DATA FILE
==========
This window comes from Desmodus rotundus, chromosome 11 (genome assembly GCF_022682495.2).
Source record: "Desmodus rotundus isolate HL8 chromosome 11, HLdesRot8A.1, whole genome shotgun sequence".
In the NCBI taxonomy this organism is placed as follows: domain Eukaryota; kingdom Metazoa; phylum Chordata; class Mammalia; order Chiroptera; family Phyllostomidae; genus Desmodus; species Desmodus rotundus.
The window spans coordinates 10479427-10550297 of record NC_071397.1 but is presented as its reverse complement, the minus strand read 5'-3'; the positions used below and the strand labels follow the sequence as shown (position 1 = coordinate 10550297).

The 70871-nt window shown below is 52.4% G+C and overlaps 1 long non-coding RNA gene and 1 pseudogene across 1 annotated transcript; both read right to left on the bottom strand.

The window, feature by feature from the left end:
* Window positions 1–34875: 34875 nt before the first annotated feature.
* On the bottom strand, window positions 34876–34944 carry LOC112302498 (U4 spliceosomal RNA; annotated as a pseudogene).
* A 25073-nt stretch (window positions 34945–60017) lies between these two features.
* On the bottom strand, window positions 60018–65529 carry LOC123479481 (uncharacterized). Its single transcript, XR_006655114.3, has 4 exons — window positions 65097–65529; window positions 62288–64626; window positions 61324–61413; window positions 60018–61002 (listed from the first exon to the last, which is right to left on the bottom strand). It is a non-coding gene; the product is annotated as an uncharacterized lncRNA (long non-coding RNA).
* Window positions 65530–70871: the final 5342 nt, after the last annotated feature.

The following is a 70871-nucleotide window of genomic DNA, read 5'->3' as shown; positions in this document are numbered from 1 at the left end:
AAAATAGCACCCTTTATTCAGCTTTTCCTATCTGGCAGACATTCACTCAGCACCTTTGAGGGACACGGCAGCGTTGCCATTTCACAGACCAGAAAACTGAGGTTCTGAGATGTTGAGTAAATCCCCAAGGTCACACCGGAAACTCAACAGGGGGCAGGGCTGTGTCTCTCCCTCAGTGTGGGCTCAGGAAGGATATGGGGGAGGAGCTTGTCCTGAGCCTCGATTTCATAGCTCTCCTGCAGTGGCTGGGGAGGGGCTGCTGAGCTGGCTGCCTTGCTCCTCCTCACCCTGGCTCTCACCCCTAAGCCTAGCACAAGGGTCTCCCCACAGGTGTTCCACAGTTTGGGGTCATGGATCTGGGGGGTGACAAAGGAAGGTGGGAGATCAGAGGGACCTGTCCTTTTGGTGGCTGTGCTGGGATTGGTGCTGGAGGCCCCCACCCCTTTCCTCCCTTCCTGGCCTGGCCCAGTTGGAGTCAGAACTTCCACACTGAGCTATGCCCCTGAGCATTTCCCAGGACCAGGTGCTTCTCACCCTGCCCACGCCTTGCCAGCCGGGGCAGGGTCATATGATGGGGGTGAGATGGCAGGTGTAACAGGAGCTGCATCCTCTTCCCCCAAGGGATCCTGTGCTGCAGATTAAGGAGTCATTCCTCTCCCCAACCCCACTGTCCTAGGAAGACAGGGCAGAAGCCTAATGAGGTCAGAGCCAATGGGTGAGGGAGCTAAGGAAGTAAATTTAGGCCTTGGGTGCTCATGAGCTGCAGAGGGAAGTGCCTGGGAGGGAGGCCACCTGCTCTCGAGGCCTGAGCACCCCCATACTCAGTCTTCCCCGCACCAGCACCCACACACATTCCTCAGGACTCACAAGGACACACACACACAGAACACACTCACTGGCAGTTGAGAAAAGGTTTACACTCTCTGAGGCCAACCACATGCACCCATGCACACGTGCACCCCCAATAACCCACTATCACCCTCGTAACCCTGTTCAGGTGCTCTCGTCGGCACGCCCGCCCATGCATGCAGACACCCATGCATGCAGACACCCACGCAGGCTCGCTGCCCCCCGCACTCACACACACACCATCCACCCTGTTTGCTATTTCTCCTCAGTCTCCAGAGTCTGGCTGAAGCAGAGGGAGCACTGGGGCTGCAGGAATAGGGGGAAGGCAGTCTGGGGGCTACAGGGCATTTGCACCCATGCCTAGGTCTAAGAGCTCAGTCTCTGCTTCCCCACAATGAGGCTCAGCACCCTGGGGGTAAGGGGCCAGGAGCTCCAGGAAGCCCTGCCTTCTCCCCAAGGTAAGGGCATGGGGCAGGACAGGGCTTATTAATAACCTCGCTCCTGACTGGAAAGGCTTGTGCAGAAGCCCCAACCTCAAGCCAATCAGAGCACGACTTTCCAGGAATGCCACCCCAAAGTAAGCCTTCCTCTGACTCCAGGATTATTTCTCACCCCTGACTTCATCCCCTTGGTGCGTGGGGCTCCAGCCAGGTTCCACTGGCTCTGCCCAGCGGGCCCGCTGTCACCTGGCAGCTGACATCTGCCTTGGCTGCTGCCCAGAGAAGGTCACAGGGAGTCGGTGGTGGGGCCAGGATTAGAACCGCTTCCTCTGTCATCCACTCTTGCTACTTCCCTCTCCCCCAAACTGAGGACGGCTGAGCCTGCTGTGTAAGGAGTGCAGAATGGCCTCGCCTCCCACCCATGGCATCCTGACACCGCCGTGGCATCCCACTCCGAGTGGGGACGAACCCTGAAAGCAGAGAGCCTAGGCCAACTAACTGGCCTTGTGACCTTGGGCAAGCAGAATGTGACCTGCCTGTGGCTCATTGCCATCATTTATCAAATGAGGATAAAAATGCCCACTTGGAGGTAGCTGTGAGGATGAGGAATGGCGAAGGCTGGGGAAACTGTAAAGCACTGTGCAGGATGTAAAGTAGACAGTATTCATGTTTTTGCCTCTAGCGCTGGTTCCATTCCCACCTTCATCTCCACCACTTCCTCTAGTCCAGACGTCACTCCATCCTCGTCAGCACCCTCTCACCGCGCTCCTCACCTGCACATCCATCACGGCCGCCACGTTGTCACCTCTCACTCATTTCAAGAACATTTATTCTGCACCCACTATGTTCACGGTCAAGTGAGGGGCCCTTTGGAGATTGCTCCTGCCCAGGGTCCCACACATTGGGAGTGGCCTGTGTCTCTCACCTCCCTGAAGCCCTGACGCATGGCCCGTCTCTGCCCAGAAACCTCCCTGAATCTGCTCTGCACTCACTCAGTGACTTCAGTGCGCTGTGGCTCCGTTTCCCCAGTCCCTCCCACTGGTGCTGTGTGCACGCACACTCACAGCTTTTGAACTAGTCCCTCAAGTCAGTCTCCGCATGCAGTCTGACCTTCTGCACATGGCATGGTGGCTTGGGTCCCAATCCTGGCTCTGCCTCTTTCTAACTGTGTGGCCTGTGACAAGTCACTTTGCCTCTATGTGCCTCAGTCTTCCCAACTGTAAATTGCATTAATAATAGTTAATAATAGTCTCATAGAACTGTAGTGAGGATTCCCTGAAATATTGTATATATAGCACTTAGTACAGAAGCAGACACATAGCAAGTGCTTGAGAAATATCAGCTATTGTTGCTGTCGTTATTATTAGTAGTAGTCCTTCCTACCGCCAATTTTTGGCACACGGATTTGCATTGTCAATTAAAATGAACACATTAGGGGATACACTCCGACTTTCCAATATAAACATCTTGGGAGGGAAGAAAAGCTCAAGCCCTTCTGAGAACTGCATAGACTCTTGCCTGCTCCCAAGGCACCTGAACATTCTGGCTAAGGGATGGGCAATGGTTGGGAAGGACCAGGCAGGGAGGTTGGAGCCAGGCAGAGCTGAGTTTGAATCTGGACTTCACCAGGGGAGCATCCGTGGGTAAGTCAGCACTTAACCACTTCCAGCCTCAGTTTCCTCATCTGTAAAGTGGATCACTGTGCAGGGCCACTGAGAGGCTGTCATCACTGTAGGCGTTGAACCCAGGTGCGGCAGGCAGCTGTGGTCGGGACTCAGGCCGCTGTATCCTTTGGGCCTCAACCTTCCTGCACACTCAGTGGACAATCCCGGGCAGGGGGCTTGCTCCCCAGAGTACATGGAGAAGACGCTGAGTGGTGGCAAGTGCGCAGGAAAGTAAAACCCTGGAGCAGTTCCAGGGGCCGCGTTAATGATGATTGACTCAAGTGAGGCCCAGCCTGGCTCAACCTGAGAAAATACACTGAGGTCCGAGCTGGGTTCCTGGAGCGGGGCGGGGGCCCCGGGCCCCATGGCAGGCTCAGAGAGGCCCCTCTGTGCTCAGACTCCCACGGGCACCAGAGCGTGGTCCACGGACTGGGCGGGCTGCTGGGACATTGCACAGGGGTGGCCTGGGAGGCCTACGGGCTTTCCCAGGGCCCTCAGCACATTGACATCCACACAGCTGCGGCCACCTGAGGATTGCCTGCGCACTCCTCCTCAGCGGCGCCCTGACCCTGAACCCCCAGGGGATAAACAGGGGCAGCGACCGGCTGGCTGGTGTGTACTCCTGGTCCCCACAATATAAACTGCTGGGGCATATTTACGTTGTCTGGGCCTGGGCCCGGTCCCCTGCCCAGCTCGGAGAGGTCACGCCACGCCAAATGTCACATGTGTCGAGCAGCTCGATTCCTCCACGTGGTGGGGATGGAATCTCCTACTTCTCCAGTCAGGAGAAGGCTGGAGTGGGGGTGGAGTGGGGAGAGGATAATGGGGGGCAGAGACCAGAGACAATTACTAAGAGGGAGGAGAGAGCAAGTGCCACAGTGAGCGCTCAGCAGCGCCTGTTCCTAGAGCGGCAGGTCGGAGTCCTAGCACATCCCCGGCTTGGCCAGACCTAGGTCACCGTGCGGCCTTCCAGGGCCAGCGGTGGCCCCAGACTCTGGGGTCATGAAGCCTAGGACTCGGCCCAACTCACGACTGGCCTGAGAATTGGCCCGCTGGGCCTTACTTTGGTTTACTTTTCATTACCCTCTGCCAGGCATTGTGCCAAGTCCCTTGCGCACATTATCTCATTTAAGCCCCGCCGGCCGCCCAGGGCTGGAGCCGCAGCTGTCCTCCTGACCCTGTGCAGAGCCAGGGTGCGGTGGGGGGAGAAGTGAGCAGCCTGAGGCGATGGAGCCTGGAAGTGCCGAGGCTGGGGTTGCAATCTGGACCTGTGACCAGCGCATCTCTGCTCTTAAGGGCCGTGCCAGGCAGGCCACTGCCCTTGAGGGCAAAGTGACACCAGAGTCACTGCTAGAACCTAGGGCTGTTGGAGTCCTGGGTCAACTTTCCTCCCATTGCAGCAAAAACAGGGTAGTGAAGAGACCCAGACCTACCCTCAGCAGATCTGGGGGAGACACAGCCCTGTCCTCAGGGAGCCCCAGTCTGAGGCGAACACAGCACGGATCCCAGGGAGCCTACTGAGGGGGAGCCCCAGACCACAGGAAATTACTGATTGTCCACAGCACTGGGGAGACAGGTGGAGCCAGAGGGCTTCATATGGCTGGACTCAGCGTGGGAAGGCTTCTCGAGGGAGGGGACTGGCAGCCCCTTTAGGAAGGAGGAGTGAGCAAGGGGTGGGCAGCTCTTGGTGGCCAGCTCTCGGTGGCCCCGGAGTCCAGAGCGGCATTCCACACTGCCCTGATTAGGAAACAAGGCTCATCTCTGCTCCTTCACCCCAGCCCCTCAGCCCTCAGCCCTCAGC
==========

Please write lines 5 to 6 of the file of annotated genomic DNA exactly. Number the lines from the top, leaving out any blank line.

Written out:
The 70871-nt window shown below is 52.4% G+C and overlaps 1 long non-coding RNA gene and 1 pseudogene across 1 annotated transcript; both read right to left on the bottom strand.

The window, feature by feature from the left end: